3. Even if you wanted to remove NHST from your curriculum, you might be doing your students a great disservice because reviewers of research will likely be familiar with NHST and expect to see it. It might not be ideal that this is the case, but that is the world as we currently know it. When I write up research papers I would often love to abandon p-values but I know that if I do then I am effectively hand-carving a beautiful but knobbly stick, attaching it to my manuscript, and asking the editor if he or she would be so kind as to send the aforementioned stick to the reviewers so that they can beat my manuscript with it. If your students don’t know anything about NHST are you making their research careers more tricky to negotiate?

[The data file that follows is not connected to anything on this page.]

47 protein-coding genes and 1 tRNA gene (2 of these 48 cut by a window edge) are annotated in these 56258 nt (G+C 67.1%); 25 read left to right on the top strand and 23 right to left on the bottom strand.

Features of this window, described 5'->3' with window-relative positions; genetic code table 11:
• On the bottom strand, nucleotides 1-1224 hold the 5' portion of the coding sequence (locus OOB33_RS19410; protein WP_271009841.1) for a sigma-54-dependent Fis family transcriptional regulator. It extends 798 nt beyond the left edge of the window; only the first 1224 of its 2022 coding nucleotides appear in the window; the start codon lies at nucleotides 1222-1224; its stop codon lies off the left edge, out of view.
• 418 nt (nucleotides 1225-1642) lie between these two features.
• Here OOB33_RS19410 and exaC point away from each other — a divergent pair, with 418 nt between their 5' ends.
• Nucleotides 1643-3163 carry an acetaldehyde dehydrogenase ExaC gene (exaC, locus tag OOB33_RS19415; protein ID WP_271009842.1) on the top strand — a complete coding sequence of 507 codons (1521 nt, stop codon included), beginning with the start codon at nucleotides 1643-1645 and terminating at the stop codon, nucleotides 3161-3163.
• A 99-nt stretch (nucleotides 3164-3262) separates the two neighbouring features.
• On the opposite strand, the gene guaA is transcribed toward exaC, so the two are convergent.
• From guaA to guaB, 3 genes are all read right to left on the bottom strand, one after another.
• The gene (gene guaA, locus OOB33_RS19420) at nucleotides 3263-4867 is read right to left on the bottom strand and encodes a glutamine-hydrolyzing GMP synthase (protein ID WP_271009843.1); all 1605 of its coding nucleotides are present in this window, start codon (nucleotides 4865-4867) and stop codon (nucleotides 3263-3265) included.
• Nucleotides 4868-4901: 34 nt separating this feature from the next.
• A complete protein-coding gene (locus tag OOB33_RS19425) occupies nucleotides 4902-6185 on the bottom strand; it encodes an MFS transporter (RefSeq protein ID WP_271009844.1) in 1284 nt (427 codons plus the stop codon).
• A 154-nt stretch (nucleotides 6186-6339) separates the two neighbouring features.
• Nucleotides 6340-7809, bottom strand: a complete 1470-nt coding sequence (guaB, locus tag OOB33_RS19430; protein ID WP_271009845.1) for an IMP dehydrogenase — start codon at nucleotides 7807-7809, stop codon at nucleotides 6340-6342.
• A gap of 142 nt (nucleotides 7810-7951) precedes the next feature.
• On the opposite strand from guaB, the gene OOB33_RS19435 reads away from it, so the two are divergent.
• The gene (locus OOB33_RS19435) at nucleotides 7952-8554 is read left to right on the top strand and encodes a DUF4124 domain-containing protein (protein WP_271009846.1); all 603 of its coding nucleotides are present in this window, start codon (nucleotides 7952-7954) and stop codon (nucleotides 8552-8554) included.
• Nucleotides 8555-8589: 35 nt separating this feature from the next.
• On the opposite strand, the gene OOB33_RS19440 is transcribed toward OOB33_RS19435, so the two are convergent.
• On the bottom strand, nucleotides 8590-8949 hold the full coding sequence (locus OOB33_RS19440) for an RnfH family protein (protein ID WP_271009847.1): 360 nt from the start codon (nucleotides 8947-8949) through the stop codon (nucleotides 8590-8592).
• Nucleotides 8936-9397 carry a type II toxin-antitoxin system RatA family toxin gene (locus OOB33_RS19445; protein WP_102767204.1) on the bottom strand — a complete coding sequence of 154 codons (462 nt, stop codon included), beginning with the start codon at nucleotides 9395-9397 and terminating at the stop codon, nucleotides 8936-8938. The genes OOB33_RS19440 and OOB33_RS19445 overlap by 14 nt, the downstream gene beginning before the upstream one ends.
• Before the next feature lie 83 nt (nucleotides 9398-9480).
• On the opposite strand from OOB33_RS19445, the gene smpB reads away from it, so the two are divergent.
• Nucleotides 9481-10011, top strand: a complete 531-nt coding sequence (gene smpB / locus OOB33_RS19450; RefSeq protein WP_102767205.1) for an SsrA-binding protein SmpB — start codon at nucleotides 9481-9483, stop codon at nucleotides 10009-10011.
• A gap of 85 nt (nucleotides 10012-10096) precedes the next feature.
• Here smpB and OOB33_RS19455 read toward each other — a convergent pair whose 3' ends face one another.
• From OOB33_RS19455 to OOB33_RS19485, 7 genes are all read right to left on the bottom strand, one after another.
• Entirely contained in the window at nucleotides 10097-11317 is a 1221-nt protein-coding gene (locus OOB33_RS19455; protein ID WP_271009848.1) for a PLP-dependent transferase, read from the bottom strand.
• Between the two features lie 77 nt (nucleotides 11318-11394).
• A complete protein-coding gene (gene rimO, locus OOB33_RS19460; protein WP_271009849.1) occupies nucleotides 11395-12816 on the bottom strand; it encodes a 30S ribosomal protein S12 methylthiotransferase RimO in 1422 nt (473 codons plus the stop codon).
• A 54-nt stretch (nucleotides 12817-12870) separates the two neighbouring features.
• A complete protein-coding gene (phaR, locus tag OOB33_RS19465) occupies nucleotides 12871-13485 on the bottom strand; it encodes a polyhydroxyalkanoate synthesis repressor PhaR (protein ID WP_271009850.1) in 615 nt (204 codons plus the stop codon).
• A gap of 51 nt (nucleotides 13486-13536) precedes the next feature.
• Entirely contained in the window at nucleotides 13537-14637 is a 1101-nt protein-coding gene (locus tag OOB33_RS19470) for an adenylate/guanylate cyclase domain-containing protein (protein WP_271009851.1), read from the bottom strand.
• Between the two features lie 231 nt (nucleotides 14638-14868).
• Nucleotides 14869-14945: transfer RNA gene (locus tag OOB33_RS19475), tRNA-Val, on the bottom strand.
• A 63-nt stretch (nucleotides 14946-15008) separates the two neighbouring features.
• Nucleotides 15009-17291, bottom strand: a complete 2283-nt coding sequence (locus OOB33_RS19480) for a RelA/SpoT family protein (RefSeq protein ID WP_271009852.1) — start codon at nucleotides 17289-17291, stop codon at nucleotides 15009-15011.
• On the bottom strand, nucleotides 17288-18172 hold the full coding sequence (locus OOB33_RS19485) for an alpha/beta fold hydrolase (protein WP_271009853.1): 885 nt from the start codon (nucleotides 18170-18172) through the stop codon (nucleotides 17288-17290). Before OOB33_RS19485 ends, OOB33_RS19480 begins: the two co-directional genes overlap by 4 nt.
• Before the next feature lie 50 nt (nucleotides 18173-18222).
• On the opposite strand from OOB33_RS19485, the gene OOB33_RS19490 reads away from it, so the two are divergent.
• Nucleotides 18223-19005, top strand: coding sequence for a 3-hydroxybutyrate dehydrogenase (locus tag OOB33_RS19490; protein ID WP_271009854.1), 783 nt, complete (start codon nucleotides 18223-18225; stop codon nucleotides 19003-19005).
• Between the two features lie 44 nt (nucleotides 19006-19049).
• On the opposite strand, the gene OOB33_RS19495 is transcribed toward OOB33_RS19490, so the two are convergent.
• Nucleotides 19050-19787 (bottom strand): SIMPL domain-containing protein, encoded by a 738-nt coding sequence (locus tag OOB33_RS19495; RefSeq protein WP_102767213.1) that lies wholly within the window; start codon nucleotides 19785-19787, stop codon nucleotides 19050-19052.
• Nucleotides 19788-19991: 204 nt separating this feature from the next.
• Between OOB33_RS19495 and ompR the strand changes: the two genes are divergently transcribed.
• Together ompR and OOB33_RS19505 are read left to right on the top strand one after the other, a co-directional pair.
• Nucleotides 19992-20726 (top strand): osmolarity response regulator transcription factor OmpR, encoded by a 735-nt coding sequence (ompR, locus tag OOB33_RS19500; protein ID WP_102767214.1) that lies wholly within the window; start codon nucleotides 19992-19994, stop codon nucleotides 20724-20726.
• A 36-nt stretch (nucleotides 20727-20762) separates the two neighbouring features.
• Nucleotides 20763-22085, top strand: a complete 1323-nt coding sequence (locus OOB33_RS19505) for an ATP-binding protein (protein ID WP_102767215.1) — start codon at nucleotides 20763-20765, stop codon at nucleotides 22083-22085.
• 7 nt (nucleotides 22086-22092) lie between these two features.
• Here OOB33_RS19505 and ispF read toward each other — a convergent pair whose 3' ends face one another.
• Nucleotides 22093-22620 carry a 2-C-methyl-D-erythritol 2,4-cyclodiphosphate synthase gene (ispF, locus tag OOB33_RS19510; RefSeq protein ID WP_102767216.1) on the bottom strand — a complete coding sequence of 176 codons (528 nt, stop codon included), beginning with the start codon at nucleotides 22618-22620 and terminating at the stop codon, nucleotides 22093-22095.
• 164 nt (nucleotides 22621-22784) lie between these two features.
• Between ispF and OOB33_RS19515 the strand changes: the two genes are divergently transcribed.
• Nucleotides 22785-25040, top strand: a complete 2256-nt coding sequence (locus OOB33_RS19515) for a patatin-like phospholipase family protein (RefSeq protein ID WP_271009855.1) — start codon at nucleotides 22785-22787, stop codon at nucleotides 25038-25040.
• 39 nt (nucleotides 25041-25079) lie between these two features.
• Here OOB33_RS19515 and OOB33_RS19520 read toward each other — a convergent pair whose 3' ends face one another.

4. Textbooks. As I might have mentioned a few million times, I’m updating Discovering Statistics Using SPSS (DSUS as I like to call it). This book is centred around NHST, not because I’m particularly a fan of it, but because it’s what teachers and people who adopt the book expect to see in it. If they don’t see it, they will probably use a different book. I’m aware that this might come across as me completely whoring my principles to sell my book, and perhaps I am, but I also feel that you have to appreciate from where other people come. If you were taught NHST, that’s what you’ve done for 10 or 20 years, that’s what you teach because that what you genuinely believe is the right way to do things, then the last thing you need is a pompous little arse from Brighton telling you to change everything. It’s much better to have that pompous little arse try to stealth-brainwash you into change: Yes, each edition I feel that I can do a bit more to promote approaches other than NHST. Subvert from within and all that.